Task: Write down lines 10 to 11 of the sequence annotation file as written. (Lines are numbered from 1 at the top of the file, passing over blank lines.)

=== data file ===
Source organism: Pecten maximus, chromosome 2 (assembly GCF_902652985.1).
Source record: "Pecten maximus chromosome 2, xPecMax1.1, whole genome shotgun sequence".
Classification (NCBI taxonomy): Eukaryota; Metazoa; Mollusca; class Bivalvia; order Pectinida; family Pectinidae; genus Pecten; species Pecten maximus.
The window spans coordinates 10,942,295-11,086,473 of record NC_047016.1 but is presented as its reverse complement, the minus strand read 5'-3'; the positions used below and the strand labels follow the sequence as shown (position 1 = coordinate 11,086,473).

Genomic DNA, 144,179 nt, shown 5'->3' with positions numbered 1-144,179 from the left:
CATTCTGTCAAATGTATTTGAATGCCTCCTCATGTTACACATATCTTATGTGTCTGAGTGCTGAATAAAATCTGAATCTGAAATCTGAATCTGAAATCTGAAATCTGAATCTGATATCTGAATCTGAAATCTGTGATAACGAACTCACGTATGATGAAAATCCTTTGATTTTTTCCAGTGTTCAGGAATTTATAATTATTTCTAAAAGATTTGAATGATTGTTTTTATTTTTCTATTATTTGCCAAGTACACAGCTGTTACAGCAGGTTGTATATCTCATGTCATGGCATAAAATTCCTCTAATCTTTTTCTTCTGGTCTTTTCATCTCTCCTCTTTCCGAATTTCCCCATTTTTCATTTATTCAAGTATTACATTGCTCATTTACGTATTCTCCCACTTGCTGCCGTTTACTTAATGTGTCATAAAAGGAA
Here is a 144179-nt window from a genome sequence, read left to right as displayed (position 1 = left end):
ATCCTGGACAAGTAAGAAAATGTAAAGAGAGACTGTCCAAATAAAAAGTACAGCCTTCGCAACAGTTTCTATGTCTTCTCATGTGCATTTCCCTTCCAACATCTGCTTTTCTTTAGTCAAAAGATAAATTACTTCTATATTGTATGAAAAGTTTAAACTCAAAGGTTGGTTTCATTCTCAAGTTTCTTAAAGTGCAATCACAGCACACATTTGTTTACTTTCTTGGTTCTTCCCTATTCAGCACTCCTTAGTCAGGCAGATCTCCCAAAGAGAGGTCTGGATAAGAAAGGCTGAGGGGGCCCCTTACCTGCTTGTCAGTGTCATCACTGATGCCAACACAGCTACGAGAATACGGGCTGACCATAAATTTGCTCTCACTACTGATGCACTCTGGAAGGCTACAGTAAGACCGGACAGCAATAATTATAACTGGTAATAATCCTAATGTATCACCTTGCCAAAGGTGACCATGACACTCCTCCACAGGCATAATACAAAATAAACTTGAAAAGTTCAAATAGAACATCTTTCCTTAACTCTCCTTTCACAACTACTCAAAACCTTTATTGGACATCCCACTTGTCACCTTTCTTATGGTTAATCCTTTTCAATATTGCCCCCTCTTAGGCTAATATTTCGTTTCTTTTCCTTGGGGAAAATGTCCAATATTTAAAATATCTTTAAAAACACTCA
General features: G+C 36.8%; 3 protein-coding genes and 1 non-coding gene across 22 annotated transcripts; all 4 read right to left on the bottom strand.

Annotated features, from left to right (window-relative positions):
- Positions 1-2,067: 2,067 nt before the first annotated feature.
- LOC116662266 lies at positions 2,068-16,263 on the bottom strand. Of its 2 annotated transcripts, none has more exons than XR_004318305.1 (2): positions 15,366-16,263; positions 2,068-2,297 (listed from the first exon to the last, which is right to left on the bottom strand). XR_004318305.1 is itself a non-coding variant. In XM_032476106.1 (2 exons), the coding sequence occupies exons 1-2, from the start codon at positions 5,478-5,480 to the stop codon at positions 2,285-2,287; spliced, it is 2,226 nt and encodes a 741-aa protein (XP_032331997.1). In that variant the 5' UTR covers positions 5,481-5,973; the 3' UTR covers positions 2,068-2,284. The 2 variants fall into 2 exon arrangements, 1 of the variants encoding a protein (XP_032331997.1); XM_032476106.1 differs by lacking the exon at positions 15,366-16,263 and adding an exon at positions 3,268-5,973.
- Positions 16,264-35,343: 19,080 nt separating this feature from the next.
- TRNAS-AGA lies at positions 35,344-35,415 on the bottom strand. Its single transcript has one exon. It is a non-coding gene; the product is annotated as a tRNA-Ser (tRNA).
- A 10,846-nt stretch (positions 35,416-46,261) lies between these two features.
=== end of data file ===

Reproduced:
Annotated features, from left to right (window-relative positions):
- Positions 1-2,067: 2,067 nt before the first annotated feature.